As the game is split into chapters, don't expect an environment with a lot of space to move around. While the pieces of the world are wonderful, they aren't as deep as you might think. That being said, there is enough to do if you want to 100% a chapter. Missions see you starting in an exploration phase, where you are trying to collect clues about what is going on. The player will follow Chimera tracks, talk to various NPCs, and partake in a variety of side missions. These can range from capturing thieves to finding certain objects. It is even possible to find secret Chimera hiding spots, where you partake in some fast-paced battles. Ultimately, once you collect the information you need, you will have a wrap-up talk where you select the key phrases. For some additional experience, it is a good idea to be a sound listener and piece things together.
The wonderful thing about Astral Chain is the gameplay diversity. It hits the key elements in every chapter but always manages to incorporate a twist. Sometimes you will head into a Chimera dimension warp (called a Gate) early on, and find a risky encounter. Once you return to the ARK, however, the situation worsens and forces you to up your game even further. Another chapter employs a long investigation and minimizes the stuff you do beyond the Gates. Regardless of that, the player will always talk, interact, and fight. I feel compelled to do exhaust all of my options because it is simply a joy. If you are lost for a moment, the onboard computer tells you spots of interest to keep you going.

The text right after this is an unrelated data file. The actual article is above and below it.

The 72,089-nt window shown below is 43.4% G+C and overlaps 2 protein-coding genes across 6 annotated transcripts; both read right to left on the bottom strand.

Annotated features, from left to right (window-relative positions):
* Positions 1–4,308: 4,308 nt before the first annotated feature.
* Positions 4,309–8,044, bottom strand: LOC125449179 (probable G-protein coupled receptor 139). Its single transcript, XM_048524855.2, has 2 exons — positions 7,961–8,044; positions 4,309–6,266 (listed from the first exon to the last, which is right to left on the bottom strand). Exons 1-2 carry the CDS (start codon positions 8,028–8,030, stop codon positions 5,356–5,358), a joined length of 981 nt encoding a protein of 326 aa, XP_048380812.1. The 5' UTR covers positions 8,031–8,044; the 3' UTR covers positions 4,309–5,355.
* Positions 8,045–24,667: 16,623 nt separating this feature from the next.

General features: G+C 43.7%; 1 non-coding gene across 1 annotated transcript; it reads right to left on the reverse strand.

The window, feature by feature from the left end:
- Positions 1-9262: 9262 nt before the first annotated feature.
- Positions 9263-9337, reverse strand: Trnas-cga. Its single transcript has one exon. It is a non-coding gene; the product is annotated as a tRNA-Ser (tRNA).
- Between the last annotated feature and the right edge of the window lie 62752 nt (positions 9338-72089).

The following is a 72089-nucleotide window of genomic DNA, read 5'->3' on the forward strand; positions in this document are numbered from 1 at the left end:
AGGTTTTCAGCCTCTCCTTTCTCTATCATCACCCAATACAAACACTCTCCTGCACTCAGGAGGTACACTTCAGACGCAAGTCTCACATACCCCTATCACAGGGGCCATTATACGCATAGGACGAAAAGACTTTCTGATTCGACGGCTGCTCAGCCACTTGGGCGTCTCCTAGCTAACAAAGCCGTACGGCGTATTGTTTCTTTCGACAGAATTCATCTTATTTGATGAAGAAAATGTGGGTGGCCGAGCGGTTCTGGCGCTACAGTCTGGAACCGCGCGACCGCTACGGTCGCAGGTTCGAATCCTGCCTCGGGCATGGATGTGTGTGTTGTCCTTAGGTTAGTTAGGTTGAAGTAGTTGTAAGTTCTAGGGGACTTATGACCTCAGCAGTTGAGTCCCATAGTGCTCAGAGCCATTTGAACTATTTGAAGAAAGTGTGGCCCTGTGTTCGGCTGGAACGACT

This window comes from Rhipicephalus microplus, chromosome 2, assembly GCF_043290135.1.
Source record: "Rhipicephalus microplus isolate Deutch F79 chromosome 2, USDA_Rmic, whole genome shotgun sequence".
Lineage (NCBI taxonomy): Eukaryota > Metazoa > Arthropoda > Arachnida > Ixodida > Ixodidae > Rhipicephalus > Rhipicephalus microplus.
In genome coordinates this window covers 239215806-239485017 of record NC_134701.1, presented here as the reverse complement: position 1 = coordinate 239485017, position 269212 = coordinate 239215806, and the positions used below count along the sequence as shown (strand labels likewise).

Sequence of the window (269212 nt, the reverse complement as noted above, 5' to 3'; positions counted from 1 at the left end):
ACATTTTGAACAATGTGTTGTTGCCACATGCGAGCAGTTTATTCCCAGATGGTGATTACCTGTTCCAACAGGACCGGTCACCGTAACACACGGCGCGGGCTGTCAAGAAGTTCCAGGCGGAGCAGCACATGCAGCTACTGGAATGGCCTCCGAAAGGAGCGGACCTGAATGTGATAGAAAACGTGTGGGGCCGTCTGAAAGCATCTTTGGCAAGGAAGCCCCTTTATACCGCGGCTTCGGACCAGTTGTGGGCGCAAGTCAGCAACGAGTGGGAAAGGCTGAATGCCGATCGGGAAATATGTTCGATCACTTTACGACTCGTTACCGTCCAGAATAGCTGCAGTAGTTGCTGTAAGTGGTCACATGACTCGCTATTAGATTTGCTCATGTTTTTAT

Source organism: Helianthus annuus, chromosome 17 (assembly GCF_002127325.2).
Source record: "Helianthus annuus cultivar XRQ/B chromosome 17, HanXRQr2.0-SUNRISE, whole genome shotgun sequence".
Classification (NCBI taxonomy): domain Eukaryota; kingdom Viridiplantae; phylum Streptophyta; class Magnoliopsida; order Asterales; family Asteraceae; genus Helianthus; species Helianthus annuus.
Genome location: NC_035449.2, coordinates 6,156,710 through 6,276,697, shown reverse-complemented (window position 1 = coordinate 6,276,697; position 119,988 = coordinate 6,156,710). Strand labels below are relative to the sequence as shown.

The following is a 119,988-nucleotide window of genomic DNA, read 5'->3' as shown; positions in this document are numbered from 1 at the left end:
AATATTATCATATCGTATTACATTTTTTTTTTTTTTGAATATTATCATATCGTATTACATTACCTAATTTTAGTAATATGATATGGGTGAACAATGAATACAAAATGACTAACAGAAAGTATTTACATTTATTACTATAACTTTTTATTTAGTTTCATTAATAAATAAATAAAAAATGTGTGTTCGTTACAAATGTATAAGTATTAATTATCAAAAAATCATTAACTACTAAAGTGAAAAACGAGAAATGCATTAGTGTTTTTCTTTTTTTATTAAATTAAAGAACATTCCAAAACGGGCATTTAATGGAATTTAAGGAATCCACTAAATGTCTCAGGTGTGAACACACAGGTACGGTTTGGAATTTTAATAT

The Legion are the driving force in keeping all the proceedings entertaining. They are companions that help you in all kinds of situations. These evil looking friends can listen in to conversations, bind criminals by circling around them, and find the track of any Chimera in a nearby radius. The individual Legions each have their own abilities as well. Take the Beast Legion, for example: by letting them smell an item, they will follow the scent for more items of those in that particular family. My personal favourite, however, is the Arm Legion. By pressing the L-button, you can wear this beefy beast as a suit of armor and fly over any dangerous looking terrain. It creates some fairly entertaining field puzzles that you have to deal with before continuing ahead.